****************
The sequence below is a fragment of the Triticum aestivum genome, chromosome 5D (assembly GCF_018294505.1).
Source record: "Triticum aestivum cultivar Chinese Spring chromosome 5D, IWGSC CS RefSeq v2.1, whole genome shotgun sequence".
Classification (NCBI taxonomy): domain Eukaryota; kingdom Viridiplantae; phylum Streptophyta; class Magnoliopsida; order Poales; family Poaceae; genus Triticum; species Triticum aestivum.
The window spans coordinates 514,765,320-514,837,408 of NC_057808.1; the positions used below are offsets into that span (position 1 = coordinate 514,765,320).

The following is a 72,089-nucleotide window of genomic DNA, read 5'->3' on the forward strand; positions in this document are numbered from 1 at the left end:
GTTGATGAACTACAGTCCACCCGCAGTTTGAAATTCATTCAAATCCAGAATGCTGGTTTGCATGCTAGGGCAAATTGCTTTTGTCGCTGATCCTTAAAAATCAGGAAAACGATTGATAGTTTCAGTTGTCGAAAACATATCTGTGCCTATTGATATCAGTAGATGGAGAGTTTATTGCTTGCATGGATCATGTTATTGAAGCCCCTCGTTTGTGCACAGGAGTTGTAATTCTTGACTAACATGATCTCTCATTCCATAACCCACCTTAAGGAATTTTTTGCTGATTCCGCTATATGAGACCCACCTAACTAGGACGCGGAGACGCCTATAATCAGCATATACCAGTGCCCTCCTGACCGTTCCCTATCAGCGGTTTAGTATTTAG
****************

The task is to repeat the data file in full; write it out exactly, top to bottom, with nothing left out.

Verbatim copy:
The sequence below is a fragment of the Triticum aestivum genome, chromosome 5D (assembly GCF_018294505.1).
Source record: "Triticum aestivum cultivar Chinese Spring chromosome 5D, IWGSC CS RefSeq v2.1, whole genome shotgun sequence".
Classification (NCBI taxonomy): domain Eukaryota; kingdom Viridiplantae; phylum Streptophyta; class Magnoliopsida; order Poales; family Poaceae; genus Triticum; species Triticum aestivum.
The window spans coordinates 514,765,320-514,837,408 of NC_057808.1; the positions used below are offsets into that span (position 1 = coordinate 514,765,320).

The following is a 72,089-nucleotide window of genomic DNA, read 5'->3' on the forward strand; positions in this document are numbered from 1 at the left end:
GTTGATGAACTACAGTCCACCCGCAGTTTGAAATTCATTCAAATCCAGAATGCTGGTTTGCATGCTAGGGCAAATTGCTTTTGTCGCTGATCCTTAAAAATCAGGAAAACGATTGATAGTTTCAGTTGTCGAAAACATATCTGTGCCTATTGATATCAGTAGATGGAGAGTTTATTGCTTGCATGGATCATGTTATTGAAGCCCCTCGTTTGTGCACAGGAGTTGTAATTCTTGACTAACATGATCTCTCATTCCATAACCCACCTTAAGGAATTTTTTGCTGATTCCGCTATATGAGACCCACCTAACTAGGACGCGGAGACGCCTATAATCAGCATATACCAGTGCCCTCCTGACCGTTCCCTATCAGCGGTTTAGTATTTAG